MAMSA worked with several banks, including at least two that have been the subjects of money laundering investigations: Banca Privada d’Andorra, accused by the U.S. Treasury Department in a 2015 report of money laundering for powerful criminal gangs, and Deutsche Bank Switzerland, whose parent company has been investigated by authorities in the United Kingdom and the United States for possible money laundering for Russian clients. The U.S. treasury withdrew its finding on Banca Privada d’Andorra on Feb. 19, 2016, saying that it “no longer operates in a manner that poses a threat to the U.S. financial system.”
The former non-executive chairmen of the bank, brothers Ramon and Higini Cierco, whose family is the majority shareholder, said that they believed the Treasury action could not withstand a court challenge and that the allegations were based on cases that the Andorran regulator has “been aware of for years.”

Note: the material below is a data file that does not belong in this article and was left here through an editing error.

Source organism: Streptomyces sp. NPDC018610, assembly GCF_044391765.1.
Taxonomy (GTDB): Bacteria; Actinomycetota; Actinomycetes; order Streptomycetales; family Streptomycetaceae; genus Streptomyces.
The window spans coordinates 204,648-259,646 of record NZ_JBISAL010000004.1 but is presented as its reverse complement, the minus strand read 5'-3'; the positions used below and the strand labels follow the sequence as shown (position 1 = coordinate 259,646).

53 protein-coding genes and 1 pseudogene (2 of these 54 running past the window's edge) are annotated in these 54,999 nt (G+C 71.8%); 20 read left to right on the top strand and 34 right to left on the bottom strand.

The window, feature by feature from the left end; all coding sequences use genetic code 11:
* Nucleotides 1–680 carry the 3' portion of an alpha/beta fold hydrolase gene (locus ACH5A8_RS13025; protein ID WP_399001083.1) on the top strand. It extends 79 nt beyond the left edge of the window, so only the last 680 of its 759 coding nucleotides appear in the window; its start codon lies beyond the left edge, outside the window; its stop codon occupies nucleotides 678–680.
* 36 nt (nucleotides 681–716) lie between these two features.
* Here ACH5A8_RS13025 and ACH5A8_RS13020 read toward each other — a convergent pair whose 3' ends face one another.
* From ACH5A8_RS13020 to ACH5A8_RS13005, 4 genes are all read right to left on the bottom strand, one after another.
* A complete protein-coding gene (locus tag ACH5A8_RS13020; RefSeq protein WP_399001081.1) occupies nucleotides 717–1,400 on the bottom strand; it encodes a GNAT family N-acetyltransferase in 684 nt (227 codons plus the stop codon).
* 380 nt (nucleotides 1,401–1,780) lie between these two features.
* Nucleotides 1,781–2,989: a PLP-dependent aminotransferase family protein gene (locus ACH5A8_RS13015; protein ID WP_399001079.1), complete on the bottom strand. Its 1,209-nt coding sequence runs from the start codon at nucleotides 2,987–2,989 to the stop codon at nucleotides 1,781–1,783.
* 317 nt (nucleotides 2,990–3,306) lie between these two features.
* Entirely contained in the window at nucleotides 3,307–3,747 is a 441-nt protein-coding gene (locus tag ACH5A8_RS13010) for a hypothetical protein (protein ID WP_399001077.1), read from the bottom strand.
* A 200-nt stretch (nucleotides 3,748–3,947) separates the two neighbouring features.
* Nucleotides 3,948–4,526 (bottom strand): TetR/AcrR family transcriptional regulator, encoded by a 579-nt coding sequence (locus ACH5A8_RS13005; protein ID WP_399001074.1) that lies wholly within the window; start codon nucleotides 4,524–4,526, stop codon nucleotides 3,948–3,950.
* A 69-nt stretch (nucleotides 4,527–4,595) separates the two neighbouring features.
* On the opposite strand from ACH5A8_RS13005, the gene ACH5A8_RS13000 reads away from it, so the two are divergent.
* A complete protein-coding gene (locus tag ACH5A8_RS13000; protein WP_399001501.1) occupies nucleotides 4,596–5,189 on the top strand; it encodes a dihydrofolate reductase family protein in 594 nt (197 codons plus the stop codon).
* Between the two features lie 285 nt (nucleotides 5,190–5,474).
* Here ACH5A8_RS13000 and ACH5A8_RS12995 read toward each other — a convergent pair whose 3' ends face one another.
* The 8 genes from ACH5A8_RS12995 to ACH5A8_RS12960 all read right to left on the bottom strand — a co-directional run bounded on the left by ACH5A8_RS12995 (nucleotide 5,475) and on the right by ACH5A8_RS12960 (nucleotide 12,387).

The files show that as well as Deutsche Bank, the firm works with some of the world’s other biggest financial institutions, such as HSBC, Société Générale, Credit Suisse, UBS, and Commerzbank, in some cases to help the banks’ clients set up complex structures that make it hard for tax collectors and investigators to track the flow of money from one place to another.
Mossack Fonseca said that the allegation that it provides structures designed to hide the identity of owners is “completely unsupported and false.”
Société Générale and Credit Suisse said they emphasize tax compliance and are vigilant against fraud and money laundering.
Credit Suisse said that, since 2013, it has been putting in place programs that ask private clients to provide evidence of tax compliance or lose their banking relationship.
“The allegations are historical, in some cases dating back 20 years, predating our significant, well-publicized reforms implemented over the last few years,” said Rob Sherman, a spokesman for HSBC in New York.
UBS said it knows the identity of the owners of all companies that it is asked to work with and has strict anti-money-laundering rules. Deutsche Bank noted that it reached an agreement Nov. 24, 2015 with the U.S. Justice Department to pay $31 million in exchange for a non-prosecution agreement in a U.S. investigation of Swiss banks that helped U.S. citizens evade taxes.
Commerzbank said it would have no comment.